• the sources of primary energy projected also look different to reality.  The use of gas was seriously under-estimated, Leach projected 14% of primary energy in 2010 would be gas, in reality the number was more like 35%, as the use of gas for power generation was restricted until the 1980s.


Given the importance of energy forecasts at the current time it is useful to review old future energy scenarios and see what we can learn.


There is an interesting quote in Leach (p.186) in response to the then government’s plans to expand generating capacity and nuclear power that has a strange resonance today:


The enormous investments for new power stations assumed in official forecasts are vastly reduced.  The current Department of Energy forecast estimates that 83 GW of new plant must be built in the UK by 2000.  Our figures are 26 and 30 GW for the Low and High cases respectively.  At an estimated £500 per kilowatt installed capacity for plant only (at 1977 costs) the investment savings on our projections are of the order of £26 – £30,000 million, or well over £1,000 million a year.  We should be very surprised if this sum did not amply cover the costs of all the energy conservation measures assumed in this study.


Interestingly, the 83 GW of new plant needed by 2000 referred to here is about the same as the total UK generating capacity today.  The Department of Energy’s “reference forecast” for 2000 also included 40 GW of nuclear capacity (compared to the actual today of 10 GW).


Maybe we haven’t learnt very much about energy forecasting.  A lot of the basis of the planning for the current Electricity Market Reform (EMR) was built on DECC scenarios which showed significant increases in electricity demand, up to a doubling of demand by 2050, based partly on assumptions about the electrification of heat and the spread of electric vehicles.  Other scenarios, some of which showed demand going down, were discounted.  For details see the report, “A corruption of governance” by the Association for the Conservation of Energy (ACE):


My conclusions from reviewing Leach’s “low energy strategy”, Lovin’s “soft energy path” and other studies are as follows:


  1. government forecasters and indeed most mainstream analysts have trouble seeing outside the perceived wisdom of the time – the prevailing paradigm.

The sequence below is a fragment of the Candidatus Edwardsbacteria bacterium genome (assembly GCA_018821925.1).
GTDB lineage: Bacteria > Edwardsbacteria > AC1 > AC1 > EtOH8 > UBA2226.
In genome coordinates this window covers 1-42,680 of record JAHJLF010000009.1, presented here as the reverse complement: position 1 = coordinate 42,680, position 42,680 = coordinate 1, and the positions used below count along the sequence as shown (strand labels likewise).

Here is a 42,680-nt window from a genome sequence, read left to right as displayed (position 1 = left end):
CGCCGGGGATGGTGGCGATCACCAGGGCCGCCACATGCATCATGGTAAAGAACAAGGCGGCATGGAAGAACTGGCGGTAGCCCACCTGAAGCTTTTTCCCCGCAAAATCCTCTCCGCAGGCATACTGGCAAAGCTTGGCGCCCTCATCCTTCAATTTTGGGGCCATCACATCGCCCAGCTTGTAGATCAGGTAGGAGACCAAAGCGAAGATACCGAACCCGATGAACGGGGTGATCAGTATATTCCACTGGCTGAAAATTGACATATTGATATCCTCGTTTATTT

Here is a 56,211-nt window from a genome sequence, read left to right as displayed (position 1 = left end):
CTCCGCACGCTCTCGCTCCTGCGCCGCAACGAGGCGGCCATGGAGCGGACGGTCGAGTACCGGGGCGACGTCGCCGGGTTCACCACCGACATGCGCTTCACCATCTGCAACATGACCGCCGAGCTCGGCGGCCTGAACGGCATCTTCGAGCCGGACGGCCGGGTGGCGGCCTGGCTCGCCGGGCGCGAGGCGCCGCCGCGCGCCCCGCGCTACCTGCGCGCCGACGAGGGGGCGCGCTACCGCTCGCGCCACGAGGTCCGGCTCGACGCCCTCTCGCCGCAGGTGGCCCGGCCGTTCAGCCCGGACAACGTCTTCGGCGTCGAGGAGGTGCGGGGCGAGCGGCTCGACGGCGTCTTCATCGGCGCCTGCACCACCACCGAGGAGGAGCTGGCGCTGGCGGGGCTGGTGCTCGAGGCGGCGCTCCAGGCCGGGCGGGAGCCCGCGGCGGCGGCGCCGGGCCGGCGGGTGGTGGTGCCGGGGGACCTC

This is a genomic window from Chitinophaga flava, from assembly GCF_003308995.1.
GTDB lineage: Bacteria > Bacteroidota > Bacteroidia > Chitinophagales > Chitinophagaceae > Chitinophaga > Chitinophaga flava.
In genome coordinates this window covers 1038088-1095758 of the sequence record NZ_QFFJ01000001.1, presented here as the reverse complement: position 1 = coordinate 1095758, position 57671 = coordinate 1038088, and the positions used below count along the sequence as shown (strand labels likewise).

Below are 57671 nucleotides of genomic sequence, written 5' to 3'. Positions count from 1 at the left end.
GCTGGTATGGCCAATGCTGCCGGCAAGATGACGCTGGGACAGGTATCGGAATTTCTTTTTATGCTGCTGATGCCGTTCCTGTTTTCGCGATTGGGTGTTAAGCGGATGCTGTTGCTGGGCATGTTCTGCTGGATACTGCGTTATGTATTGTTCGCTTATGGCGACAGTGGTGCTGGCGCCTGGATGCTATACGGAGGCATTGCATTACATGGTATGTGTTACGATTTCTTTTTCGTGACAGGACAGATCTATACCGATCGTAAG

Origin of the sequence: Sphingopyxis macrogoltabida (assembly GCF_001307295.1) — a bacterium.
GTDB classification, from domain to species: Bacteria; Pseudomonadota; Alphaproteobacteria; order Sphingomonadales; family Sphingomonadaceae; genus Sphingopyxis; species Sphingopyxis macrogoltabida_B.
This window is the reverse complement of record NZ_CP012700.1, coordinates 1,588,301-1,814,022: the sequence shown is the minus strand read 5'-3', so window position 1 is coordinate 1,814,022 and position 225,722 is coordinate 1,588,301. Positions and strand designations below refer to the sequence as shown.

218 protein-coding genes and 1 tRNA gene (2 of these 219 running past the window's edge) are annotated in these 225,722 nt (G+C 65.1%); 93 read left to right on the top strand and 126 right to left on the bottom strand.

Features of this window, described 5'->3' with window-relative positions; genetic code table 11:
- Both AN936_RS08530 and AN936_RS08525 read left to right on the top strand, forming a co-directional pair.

2. official forecasts tend to overstate future energy use.
  3. bottom-up, technically based, demand led models may be more reliable than economic top-down models.
  4. the link between energy and GDP is more complex than we thought – but it is weakening over time.
  5. we achieved significant improvements in overall energy efficiency consistently over a 35 year period, during which energy efficiency was really only a major concern for about ten years between the mid-1970s and mid-1980s.
  6. energy efficiency has effectively delivered more energy services than any other source of energy.
  7. the Leach book should be required reading for energy analysts and policy makers.  Although long out of print copies can be found on Amazon and Abe Books.


The final point – if we effectively achieved a “low energy” future without paying attention to increasing the rate of reduction in energy intensity the question is what could we achieve if we actually do pay attention to the energy efficiency resource?


There is 1 comment on “Surprise! You are living in a low energy future…….(almost)”:

  • Conscious uncoupling? | Only Eleven Percent on March 9th, 2015 at 2:44 pm said:

    […] ever more energy. This fed into (and still feeds into) all official projections of energy use (see here for example), as well as the technical fantasies of the government of the day and bodies such as […]

Dr Steven Fawkes

Welcome to my blog on energy efficiency and energy efficiency financing. The first question people ask is why my blog is called 'only eleven percent' - the answer is here. I look forward to engaging with you!

Get in touch

Email Twitter Linkedin Skype

Email notifications

Receive an email every time something new is posted on the blog

Energy Efficiency

Energy Efficiency by Steven Fawkes

My book Energy Efficiency is available to buy now

Outsourcing Energy Management

Outsourcing Energy Management by Steven Fawkes

My book Outsourcing Energy Management is available to buy now

Only Eleven Percent